Menorca may be the least-known island in the Islas Baleares, taking backseat to party haven Ibiza and vacation hotspot Mallorca, but it’s definitely not bested. It’s like meeting your crush’s cousin and finding out she’s gorgeous, fun, and likes to keep a low profile.
For being ‘third-best,’ it’s pretty freaking amazing. What it lacks in nightlife it makes up for in crystal clear turquoise water, flying boats, and rocky cliffs.
The Islas Baleares have been on my to-visit list since we arrived in Spain. I was originally thinking we would go to one of the two islands I was familiar with, but Chris did some research and found the GR-223 in Menorca. I was sold. I’ve been interested in doing more hikes around Spain after first checking out the GR-93 last fall. They’re well-marked winding trails that make it easy to see the countryside, even if they aren’t super difficult.
How many steps does it take to circle an island?
The GR-223, or the Camí de Cavalls, is a 186k path that goes around the perimeter of the island. It’s broken down into 20 steps (etapes in Catalan) that are between 5 and 13k long each.
The trail dates back to the 16th, or even the 14th century. Historians suggest Menorquins would use the path as part of their defense against pirates or other invaders, connecting a network of watchtowers and lookouts around the island.
Now, it’s a trail that makes it easy for tourists – like yours truly – to tromp from unspoiled beach to unspoiled beach. And I ain’t sorry.
It wasn’t possible to do the entire route in the five days we were on Menorca, so we decided to focus on the southern portion of the GR-223. This part is better known for its steep rocky cliffs and amazing swimming areas. The northern part is more rocky beaches a la Maine.
Here’s a map of the route we took:
I know it’s kind of scattered, but that was the best way to log some miles and have time to do badass things like KAYAK IN CAVES and spend an entire day at the beach drinking beers.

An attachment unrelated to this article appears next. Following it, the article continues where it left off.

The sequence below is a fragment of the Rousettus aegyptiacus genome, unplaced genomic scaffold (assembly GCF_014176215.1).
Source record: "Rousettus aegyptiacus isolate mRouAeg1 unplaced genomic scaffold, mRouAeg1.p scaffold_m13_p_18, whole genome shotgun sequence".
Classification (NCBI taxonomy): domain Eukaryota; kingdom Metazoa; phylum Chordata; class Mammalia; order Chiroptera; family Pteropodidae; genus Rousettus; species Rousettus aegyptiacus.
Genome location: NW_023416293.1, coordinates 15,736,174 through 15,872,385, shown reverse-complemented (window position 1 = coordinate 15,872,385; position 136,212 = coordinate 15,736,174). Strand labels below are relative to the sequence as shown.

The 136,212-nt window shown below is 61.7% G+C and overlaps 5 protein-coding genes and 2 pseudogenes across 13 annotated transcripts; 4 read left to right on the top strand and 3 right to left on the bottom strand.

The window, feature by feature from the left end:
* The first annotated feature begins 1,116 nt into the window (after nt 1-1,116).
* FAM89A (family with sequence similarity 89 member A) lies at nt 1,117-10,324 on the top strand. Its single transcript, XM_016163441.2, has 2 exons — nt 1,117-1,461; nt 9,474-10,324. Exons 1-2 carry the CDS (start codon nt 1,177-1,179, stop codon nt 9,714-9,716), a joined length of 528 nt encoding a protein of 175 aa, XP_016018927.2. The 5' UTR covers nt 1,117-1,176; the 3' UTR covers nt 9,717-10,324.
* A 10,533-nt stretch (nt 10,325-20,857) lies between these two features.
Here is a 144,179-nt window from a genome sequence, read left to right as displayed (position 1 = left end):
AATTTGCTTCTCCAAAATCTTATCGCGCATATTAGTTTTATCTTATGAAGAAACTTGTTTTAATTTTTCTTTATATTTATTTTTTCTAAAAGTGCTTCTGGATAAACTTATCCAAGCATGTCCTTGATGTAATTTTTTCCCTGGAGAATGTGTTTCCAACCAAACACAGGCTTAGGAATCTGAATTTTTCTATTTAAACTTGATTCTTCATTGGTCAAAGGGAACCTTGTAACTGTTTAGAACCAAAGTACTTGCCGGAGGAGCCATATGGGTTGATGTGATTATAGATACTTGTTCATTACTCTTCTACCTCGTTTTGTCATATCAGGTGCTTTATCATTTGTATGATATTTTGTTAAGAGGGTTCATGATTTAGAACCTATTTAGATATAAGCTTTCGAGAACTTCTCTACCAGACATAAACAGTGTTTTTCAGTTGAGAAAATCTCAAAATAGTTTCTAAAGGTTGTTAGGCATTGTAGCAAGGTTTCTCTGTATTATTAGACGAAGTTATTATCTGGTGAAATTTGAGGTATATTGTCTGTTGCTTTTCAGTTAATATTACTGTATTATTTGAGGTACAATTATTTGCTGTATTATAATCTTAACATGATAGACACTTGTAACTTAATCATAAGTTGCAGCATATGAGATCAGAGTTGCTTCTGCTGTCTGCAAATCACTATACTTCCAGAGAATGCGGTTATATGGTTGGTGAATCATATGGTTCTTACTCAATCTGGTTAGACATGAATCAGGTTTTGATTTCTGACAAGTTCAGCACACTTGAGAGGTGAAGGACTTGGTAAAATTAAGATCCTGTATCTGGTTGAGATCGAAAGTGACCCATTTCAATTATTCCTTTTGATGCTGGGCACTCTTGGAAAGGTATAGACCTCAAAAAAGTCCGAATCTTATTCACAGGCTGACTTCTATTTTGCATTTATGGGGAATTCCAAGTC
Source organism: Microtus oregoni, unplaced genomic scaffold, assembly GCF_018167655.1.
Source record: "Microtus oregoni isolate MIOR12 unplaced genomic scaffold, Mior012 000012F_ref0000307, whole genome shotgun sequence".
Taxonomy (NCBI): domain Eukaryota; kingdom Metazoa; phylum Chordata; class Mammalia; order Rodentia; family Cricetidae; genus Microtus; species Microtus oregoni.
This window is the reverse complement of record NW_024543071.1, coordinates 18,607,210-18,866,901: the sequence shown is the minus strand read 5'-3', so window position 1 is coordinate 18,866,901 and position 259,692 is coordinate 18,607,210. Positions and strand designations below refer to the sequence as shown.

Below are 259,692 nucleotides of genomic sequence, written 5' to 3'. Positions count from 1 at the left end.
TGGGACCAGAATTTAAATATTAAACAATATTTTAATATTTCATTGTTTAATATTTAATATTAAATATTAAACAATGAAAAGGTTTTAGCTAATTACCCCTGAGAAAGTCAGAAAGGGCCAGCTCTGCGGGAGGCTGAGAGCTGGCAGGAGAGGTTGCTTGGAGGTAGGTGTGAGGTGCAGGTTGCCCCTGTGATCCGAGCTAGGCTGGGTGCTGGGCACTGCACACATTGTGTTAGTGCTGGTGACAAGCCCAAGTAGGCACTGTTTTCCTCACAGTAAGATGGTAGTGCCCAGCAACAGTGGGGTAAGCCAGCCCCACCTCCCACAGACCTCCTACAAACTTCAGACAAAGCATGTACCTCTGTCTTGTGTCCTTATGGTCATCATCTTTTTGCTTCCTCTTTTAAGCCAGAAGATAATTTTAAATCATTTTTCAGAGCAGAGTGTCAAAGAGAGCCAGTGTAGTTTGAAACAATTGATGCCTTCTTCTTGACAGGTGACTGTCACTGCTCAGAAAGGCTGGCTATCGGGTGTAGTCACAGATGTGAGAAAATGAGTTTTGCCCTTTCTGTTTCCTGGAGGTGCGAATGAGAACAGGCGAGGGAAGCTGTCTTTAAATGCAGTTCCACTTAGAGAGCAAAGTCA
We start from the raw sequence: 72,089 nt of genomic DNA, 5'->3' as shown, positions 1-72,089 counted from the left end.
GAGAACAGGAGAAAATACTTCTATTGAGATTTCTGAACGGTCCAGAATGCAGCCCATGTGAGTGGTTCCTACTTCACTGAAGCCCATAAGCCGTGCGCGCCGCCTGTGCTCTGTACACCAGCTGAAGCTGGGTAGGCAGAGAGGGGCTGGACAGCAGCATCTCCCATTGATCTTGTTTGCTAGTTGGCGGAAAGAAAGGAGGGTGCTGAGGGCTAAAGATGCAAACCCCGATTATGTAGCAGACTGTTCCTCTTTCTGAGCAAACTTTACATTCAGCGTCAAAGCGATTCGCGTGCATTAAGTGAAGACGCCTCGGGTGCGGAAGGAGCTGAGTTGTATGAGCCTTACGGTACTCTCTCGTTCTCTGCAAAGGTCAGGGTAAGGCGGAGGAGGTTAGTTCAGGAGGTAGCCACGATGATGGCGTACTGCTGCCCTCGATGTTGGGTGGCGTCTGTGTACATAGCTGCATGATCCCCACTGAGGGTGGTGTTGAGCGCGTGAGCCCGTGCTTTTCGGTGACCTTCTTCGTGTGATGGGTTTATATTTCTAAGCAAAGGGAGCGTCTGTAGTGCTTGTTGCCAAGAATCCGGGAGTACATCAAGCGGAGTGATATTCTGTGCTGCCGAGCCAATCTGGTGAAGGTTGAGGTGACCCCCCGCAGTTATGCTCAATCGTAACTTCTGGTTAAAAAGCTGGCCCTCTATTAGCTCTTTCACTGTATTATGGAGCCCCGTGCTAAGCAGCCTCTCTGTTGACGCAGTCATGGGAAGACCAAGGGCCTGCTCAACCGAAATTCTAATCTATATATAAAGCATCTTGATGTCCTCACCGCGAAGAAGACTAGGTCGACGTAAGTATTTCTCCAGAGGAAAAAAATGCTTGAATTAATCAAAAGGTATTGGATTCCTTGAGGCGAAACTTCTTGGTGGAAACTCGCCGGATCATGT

Day 1: San Bou to Cala Galdana (17.2k)
Son Bou is the largest beach on Menorca. The 2 kilometer stretch of white sand was already filling up with people when I hit the trail at 11 a.m.
It was so inviting that Chris and I kicked off our shoes and sunk our toes right in. We decided to walk along the beach rather than veer off to pick up the trail that runs behind it because the sand was nice … at first. Soft and warm, it created an illusion that this whole trek was going to be all sunshine and coconuts.
But within a few minutes, it got crazy hot. I’m talking walking-on-coals hot. I had sweat dripping down my face and back, I had downed nearly an entire liter of water and the soles of my feet stung.
It was misery. Every step I took hurt. I think I became delusional, replaying biblical stories in my head of people wandering through deserts, and wondering how they ever survived. After walking a mile in no shoes, I felt I suddenly had a better understanding of history.
But once I put my shoes back on, everything got better.
Although I’m somewhat a technophobe, I can now say that I’m extremely grateful for the advances we’ve made in footwear. They’re light. They’re breathable. They’re not made of rope. Putting those suckers on felt like I was walking on motherfucking clouds.
The rest of the walk to Sant Tomas was great. It’s a short 5k from Son Bou. One minute you’re the only person on the trail, then suddenly you turn a corner and there’s a resort town. People floating around in the water, babies building sandcastles on the shore. A complete – and welcome – 180.
Sant Tomas is technically the end of that step on the trail, but we just used it as a breakpoint before continuing on to Cala Galdana. It’s a nice place to take a load off, cool down, and refuel.
After a cheap lunch in town, we embarked on the second stage between San Tomas and Cala Galdana. It’s longer (12k) and off the coastline, going through forests, rambling up hills, and passing through cow fields. It was an interesting window into island life beyond the sections groomed for tourist consumption.
However, it doesn’t seem to have mass appeal. During the four hours it took us to get through this section, we only saw five other souls. Three mountain bikers and two other hikers.
This section took longer than I expected and the signs were misleading. After about an hour of hiking, we saw signs indicating we had 8k left to go, and then an hour later said we still had 8k more to go. WTF?? By the end of it, I was ready to be done. My feet were busted from the fire-walking we’d done earlier, and I was exhausted.
But this is where the Menorca magic happens. We stumbled into Galdana and were greeted by this welcome sight:
Day 2: Kayaking the cliffs near Cala en Porter
We didn’t hike the second day because we made reservations with a kayaking company to go on a guided tour of some cliffs.
Although the company said no experience was necessary, it took us out into the open sea on a particularly windy day. I’m no skipper, but even I recognized that it was getting rowdy when we were cruising up and down waves so high that we briefly lost sight of our guide.